A Surgeon’s Perspective on Clinical Digital Patient Consent
During this year’s HTN Digital Week, Mr. Stephen Lake FRCS, Consultant General Surgeon at Worcestershire Acute Hospitals NHS Trust and Wellbeing’s Chief Marketing Officer, Patrick Chapman held a live webinar to discuss the demonstrable benefits of full adoption of digital consent over paper consent to the NHS.
The session specifically outlined how the deployment of digital consent against paper-based consent doesn’t only save money and time, but more fundamentally hugely reduces the risk of error, omission or misunderstanding during that key clinician and patient consultation.
So, what are the risks of NOT going digital?
Such risks cover organisational, clinical, administrative and patient misunderstanding impacts due to a confusing or incomplete patient consent process. There’s also the real risk of human error during a paper-driven consent, which may not just delay a planned procedure, but actually lead to a procedure being cancelled, obviously frustrating for the patient, but also for the hospital and which also has cost implications to the hospital in question too. Mr. Lake said:
“I have heard from around the country where too many times, operations have been cancelled because the paperwork hasn’t been in place, and this can be a disaster for patients and the organisation.”
Referencing the recent BBC Freedom of Information report highlighting not only the c.£4billion+ legal fees cost to the NHS but the c.£89billion of litigation costs in the system around clinical error and negligence, Mr. Lake evidenced some of this would be avoidable with a robust and auditable digital consent system in place.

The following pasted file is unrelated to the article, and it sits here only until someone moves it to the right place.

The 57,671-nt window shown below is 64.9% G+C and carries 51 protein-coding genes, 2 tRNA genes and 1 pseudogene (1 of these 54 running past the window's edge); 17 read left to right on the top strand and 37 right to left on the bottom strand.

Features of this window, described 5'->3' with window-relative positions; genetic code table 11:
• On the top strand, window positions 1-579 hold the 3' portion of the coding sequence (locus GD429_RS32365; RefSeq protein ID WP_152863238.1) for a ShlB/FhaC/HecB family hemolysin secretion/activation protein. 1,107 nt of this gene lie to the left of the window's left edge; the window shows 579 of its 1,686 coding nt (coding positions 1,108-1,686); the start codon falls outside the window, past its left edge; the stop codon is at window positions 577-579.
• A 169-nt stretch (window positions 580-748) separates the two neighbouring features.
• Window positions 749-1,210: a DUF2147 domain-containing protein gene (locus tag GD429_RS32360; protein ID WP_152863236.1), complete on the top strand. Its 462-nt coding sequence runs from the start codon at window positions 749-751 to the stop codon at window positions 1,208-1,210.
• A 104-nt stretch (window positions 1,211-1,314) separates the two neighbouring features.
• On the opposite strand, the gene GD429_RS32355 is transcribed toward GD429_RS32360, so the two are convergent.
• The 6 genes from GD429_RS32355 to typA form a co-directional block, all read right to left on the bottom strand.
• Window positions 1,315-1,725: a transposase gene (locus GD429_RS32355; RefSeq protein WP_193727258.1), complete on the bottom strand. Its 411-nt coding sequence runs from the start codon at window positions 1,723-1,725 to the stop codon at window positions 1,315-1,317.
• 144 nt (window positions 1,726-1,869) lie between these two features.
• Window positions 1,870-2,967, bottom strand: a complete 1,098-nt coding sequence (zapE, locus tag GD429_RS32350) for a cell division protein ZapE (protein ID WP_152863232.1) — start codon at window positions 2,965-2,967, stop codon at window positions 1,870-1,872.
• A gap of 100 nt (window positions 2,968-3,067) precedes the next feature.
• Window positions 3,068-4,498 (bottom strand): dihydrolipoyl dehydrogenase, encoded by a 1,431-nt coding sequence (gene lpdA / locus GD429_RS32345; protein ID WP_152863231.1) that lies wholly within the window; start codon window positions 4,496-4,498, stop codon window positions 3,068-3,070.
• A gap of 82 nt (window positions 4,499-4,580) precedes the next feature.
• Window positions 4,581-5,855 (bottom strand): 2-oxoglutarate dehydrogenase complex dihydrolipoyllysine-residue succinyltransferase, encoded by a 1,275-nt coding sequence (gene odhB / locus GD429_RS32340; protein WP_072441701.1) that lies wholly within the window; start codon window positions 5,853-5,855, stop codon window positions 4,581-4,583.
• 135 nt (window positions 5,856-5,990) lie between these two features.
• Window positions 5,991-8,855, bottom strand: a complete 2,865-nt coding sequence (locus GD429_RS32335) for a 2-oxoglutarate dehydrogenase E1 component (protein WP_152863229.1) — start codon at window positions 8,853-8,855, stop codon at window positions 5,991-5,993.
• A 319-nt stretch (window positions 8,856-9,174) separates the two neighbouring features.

Quoting official findings from GIRFT (Get It Right First Time) 2018 reports on Urology as just one specialty example, litigation regularly directly related to a ‘failure to warn’ or a lack of fully informed consent. In particular:
- Most common causes for claims: ‘judgement/timing’ (739 claims, 51.1%), ‘interpretation of results/clinical picture’ (324 claims, 22.4%), ‘unsatisfactory outcome to surgery’ (200 claims, 13.8%) and ‘failure to warn/informed consent’ (113 claims, 7.8%)
- The impact of informed consent on surgical claims is more significant than the 113 claims directly identified
- Lack of fully informed consent has played a role in many of the claims which were attributed to ‘unsatisfactory outcome of surgery’
Stephen asserted much of this is ‘clearly avoidable’ through the use of an appropriate consent policy; with many other risks mitigated through a digital surgical consent process.
What are the core benefits of deploying a digital system?
First and foremost, the move to a digital system results in ‘significant consent process improvements’ that are compliant with mandated standards from the CQC NHS Resolution and Royal Colleges. As Mr. Lake made clear in his professional opinion:
“Digital consent is revolutionising the consent to surgical procedure treatment process.”
Other improvements include reduced administrative time, which allows clinicians to consult with more patients. In addition to directly reducing the risk of surgical litigation cases, digital systems reduce costs though decreased clinic overheads, cancelled theatre slots impact, and direct administration costs. Importantly also, the digitisation process is fully in line with national initiatives such as NHS Digital Domain G – ‘Paper free at the Point of Care’.
Mr. Lake also outline the evolution of eConsent, developed collaboratively and in partnership with Wellbeing. As he stated:
“I wanted to lose the handwritten consent and for the forms to conform to necessary standardisation and with the ability to audit if required. Partnering with Wellbeing has ensured this and meant we’ve been able to extend and enhance those capabilities. eConsent is adaptable to different environments – you can use it in consultation, on the wards, and in so many different scenarios. It standardises and safeguards compliance within mandated standards.”